It’s the symbols which do the trick

Symbols are crucial for every candidate, for many voters identify them from the symbols before casting their vote.

By Author  |  Published: 28th Nov 2018  12:14 am
symbols
Stethoscope and headphone are the rare ones among this year’s symbols apart from those reserved for national and State parties.

Hyderabad: In the end, it might all boil down to whether the car is more popular than the hand and the cycle or the lotus. But in between, there are the elephant and the lion, the pressure cooker and the helmet, the woman farmer carrying paddy on her head, the farmer ploughing within a square and many more.

Symbols are crucial for every candidate, for many voters identify them from the symbols before casting their vote. A look at the symbols, allotted by the Election Commission of India for the 313 candidates in the 15 constituencies in Hyderabad district, indicate that it might not be that difficult for voters to identify their preferred candidate, except in a few cases.

Like this situation in the Jubilee Hills constituency, where three independent candidates have their names starting with Syed. Syed Kursheed has the gas stove as his symbol, while Syed Mehraj Ali has the gas cylinder. Between them is Syed Mohammed Hussain with the match box. Quite an explosive situation, couldn’t it be? The lighter went to another independent in Charminar constituency, though.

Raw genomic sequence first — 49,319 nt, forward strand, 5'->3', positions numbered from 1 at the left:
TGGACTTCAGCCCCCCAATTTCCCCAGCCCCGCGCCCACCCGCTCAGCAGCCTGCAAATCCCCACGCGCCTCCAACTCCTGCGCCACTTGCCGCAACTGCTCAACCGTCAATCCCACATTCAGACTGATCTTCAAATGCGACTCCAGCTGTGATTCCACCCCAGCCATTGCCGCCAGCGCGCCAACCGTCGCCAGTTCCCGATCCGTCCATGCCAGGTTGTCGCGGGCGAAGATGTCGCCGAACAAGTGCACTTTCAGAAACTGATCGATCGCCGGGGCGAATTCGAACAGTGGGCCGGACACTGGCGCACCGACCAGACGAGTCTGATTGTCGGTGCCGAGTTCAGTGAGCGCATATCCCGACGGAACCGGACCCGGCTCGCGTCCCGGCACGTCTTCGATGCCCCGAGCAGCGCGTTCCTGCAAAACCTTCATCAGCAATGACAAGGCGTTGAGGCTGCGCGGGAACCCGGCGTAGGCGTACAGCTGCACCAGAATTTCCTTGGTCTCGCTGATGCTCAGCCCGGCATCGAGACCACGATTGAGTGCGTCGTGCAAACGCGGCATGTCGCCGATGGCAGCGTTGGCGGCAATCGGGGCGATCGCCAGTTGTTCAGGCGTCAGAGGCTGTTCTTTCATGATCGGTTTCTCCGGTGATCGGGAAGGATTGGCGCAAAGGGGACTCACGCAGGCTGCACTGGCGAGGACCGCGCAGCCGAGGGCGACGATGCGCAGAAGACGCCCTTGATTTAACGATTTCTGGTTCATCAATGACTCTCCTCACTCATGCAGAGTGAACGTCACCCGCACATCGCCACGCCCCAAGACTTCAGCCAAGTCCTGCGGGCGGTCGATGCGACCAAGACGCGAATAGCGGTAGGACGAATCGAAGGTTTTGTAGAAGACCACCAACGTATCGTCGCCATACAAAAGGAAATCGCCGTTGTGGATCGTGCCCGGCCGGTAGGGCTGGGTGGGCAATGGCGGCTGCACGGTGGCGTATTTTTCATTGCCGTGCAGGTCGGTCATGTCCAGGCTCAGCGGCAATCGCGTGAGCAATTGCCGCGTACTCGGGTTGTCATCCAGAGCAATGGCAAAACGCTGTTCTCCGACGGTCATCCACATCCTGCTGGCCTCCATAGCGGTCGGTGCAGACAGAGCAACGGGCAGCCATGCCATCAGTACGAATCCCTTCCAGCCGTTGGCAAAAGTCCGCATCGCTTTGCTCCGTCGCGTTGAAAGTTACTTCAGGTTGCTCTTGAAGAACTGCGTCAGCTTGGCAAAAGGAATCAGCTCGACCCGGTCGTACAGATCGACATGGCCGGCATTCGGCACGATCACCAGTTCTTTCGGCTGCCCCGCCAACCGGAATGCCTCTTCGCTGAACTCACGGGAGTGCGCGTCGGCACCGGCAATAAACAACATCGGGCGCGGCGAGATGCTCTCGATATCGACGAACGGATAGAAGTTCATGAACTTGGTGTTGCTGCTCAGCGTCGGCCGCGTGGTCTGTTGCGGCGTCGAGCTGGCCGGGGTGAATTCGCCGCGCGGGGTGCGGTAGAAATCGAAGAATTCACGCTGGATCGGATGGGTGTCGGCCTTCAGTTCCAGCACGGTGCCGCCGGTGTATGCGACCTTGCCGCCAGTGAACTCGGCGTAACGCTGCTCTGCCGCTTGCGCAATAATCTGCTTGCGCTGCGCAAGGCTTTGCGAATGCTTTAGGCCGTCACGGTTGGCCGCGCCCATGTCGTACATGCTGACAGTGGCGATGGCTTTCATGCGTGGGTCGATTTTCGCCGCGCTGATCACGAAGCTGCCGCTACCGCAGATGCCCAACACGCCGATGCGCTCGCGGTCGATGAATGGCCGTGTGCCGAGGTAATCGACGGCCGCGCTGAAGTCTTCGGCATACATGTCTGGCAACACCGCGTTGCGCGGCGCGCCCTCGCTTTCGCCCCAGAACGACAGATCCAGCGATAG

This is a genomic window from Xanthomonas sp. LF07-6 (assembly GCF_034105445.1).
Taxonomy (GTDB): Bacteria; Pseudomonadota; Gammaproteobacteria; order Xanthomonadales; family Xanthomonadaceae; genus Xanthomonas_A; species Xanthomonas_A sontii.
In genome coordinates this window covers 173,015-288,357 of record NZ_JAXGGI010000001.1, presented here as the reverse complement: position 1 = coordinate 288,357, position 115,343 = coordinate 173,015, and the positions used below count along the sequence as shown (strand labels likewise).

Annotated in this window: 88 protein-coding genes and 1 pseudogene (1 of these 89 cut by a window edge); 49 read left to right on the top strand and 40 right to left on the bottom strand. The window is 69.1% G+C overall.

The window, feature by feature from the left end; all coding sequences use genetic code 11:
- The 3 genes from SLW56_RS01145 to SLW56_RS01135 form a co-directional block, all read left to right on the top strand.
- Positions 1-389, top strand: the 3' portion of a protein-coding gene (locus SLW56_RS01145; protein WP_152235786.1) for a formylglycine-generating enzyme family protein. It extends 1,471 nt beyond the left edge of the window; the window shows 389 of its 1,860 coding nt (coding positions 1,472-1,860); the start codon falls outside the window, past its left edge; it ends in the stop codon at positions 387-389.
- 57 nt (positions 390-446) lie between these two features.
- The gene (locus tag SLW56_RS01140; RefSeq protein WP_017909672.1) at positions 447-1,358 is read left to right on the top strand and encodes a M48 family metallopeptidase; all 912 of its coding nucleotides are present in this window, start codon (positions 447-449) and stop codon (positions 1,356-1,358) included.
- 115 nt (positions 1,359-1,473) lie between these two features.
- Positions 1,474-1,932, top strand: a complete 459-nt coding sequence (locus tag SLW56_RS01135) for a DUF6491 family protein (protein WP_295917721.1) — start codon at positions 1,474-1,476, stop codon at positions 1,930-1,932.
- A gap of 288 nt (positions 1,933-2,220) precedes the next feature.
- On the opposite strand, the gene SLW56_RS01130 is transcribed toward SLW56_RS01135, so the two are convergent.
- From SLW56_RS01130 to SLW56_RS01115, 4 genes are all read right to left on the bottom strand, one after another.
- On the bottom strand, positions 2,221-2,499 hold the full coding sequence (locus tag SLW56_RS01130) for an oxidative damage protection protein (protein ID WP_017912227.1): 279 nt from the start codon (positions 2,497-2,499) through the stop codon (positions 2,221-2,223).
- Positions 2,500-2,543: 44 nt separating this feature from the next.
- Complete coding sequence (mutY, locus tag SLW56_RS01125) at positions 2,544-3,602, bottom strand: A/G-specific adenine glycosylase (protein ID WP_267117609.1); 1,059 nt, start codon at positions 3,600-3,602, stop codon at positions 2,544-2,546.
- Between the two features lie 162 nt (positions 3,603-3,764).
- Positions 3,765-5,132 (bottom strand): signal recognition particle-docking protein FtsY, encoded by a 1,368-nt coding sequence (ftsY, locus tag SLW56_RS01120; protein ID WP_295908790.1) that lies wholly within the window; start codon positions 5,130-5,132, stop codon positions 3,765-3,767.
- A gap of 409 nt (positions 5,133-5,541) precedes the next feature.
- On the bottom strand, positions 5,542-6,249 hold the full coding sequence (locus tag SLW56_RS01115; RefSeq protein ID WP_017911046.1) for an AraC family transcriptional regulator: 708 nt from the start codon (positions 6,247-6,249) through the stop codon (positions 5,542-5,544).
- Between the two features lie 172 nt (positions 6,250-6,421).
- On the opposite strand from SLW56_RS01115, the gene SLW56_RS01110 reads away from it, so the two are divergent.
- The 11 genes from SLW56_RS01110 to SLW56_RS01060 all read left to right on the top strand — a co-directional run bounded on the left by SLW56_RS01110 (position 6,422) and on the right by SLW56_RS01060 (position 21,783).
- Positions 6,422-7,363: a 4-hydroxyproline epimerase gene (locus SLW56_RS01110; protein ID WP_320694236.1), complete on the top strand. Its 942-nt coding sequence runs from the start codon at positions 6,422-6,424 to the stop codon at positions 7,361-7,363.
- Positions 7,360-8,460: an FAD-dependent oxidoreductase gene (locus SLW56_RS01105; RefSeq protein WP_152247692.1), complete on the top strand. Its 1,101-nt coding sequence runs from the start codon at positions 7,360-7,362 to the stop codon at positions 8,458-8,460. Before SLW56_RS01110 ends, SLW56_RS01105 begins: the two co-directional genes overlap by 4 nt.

Amazing variety

With some leaders cycling during campaigns, and some reminding the voters showing their hand, what will candidates who got dumbbells, or road roller, the toothbrush, or yes, the one who got the baby walker, do during their campaigns is quite thought provoking.

Musical campaigns are quite possible, because the gramophone is there, so is the trumpet and the flute, not to forget the harmonium and the whistle as well. Animal activists won’t have much to worry since the only animals around are the elephant and the lion, and while the latter is ruled out being brought out onto the streets, the Bahujan Samaj Party is yet to campaign on an elephant in the city.

Fruits and vegetables are aplenty, with a ‘basket containing fruits’ itself being a symbol. Then there are grapes, shared by quite a few independent candidates in different constituencies and by two political parties as well. One independent has the pineapple, while another has the green chilli.

While chappals, helmet and crane are also on the list, the pressure cooker, the cup and saucer, ‘plate containing food’, the pot, bottle and glass tumbler bring up the crockery section. There is the jewellery section as well, with the ring, diamond, bead necklace and bangles making quite a sight.

The stethoscope and the headphone are the rare ones among this year’s symbols, all allotted from the ECI’s list of 163 free symbols, apart from those reserved for national and State parties.